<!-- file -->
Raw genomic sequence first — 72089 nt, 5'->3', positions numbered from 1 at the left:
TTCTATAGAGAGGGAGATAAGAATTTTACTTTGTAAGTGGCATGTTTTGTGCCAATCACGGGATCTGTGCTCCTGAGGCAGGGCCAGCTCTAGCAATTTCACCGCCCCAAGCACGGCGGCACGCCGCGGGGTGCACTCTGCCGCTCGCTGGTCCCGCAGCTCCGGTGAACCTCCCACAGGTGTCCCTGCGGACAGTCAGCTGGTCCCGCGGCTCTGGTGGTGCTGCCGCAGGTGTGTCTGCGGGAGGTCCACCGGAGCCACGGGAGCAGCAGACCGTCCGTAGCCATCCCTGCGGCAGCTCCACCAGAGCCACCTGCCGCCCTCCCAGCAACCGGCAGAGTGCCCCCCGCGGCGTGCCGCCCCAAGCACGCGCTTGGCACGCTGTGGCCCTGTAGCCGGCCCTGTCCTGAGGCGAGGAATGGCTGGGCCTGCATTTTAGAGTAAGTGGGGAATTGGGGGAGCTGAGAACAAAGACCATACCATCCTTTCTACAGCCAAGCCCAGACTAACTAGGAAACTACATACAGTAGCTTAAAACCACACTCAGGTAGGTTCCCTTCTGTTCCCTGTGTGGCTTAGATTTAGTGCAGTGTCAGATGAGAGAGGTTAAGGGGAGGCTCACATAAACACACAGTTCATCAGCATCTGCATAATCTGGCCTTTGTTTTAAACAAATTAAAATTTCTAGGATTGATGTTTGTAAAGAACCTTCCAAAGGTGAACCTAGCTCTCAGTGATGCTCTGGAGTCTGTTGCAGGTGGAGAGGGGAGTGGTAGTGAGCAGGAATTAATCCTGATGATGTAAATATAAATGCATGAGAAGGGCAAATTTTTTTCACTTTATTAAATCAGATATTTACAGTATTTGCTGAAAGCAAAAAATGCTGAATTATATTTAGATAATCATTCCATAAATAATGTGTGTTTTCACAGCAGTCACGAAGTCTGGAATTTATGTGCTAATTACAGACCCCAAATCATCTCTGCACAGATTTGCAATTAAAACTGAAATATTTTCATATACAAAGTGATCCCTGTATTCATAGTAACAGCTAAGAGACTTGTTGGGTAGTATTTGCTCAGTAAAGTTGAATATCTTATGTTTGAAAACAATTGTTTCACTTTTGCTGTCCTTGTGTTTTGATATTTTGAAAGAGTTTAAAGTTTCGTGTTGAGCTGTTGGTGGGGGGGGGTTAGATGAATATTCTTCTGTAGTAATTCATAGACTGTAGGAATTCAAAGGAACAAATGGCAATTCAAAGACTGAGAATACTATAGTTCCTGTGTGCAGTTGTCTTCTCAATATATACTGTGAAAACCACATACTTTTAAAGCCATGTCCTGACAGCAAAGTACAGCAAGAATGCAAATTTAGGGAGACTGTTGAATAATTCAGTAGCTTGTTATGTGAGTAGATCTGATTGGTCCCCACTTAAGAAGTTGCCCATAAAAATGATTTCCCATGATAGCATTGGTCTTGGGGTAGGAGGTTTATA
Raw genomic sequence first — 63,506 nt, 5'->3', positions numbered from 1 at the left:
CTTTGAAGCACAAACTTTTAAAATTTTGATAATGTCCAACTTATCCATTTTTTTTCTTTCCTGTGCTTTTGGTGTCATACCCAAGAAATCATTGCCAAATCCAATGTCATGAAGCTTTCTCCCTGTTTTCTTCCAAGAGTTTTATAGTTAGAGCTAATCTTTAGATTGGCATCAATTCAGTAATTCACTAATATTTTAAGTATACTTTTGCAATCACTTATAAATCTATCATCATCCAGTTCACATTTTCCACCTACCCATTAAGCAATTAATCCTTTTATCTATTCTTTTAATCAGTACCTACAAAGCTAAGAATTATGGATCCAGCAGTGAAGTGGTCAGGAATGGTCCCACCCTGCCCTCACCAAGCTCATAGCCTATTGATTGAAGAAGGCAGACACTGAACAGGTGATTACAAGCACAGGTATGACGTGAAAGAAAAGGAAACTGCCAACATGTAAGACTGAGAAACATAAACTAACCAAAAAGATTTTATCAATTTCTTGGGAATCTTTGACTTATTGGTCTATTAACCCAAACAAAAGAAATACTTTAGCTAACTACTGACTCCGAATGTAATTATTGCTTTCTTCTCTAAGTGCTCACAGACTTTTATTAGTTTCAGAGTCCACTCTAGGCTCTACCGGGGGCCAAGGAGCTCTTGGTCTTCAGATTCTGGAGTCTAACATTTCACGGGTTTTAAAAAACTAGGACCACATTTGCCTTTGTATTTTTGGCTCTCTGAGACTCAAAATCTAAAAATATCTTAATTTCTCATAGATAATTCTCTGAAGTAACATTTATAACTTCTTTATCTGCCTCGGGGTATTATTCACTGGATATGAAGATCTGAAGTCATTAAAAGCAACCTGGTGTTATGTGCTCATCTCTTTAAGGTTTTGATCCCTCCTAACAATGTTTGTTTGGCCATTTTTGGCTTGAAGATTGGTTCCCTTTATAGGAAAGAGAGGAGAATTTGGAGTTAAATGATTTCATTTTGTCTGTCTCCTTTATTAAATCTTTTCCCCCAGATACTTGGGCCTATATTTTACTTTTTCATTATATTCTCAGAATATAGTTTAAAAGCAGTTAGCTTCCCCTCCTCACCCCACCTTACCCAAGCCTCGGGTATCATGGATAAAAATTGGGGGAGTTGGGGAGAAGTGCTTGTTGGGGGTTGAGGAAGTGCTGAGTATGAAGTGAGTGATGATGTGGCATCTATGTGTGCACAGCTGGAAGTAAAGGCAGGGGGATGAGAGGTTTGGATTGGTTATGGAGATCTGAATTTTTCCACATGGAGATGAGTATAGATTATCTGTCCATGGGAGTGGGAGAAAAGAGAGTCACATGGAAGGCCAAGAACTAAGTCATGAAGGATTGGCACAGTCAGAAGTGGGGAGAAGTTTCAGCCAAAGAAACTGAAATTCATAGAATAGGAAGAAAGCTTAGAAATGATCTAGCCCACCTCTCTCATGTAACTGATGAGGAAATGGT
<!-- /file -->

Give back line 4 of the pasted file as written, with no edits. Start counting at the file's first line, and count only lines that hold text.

CTTTGAAGCACAAACTTTTAAAATTTTGATAATGTCCAACTTATCCATTTTTTTTCTTTCCTGTGCTTTTGGTGTCATACCCAAGAAATCATTGCCAAATCCAATGTCATGAAGCTTTCTCCCTGTTTTCTTCCAAGAGTTTTATAGTTAGAGCTAATCTTTAGATTGGCATCAATTCAGTAATTCACTAATATTTTAAGTATACTTTTGCAATCACTTATAAATCTATCATCATCCAGTTCACATTTTCCACCTACCCATTAAGCAATTAATCCTTTTATCTATTCTTTTAATCAGTACCTACAAAGCTAAGAATTATGGATCCAGCAGTGAAGTGGTCAGGAATGGTCCCACCCTGCCCTCACCAAGCTCATAGCCTATTGATTGAAGAAGGCAGACACTGAACAGGTGATTACAAGCACAGGTATGACGTGAAAGAAAAGGAAACTGCCAACATGTAAGACTGAGAAACATAAACTAACCAAAAAGATTTTATCAATTTCTTGGGAATCTTTGACTTATTGGTCTATTAACCCAAACAAAAGAAATACTTTAGCTAACTACTGACTCCGAATGTAATTATTGCTTTCTTCTCTAAGTGCTCACAGACTTTTATTAGTTTCAGAGTCCACTCTAGGCTCTACCGGGGGCCAAGGAGCTCTTGGTCTTCAGATTCTGGAGTCTAACATTTCACGGGTTTTAAAAAACTAGGACCACATTTGCCTTTGTATTTTTGGCTCTCTGAGACTCAAAATCTAAAAATATCTTAATTTCTCATAGATAATTCTCTGAAGTAACATTTATAACTTCTTTATCTGCCTCGGGGTATTATTCACTGGATATGAAGATCTGAAGTCATTAAAAGCAACCTGGTGTTATGTGCTCATCTCTTTAAGGTTTTGATCCCTCCTAACAATGTTTGTTTGGCCATTTTTGGCTTGAAGATTGGTTCCCTTTATAGGAAAGAGAGGAGAATTTGGAGTTAAATGATTTCATTTTGTCTGTCTCCTTTATTAAATCTTTTCCCCCAGATACTTGGGCCTATATTTTACTTTTTCATTATATTCTCAGAATATAGTTTAAAAGCAGTTAGCTTCCCCTCCTCACCCCACCTTACCCAAGCCTCGGGTATCATGGATAAAAATTGGGGGAGTTGGGGAGAAGTGCTTGTTGGGGGTTGAGGAAGTGCTGAGTATGAAGTGAGTGATGATGTGGCATCTATGTGTGCACAGCTGGAAGTAAAGGCAGGGGGATGAGAGGTTTGGATTGGTTATGGAGATCTGAATTTTTCCACATGGAGATGAGTATAGATTATCTGTCCATGGGAGTGGGAGAAAAGAGAGTCACATGGAAGGCCAAGAACTAAGTCATGAAGGATTGGCACAGTCAGAAGTGGGGAGAAGTTTCAGCCAAAGAAACTGAAATTCATAGAATAGGAAGAAAGCTTAGAAATGATCTAGCCCACCTCTCTCATGTAACTGATGAGGAAATGGT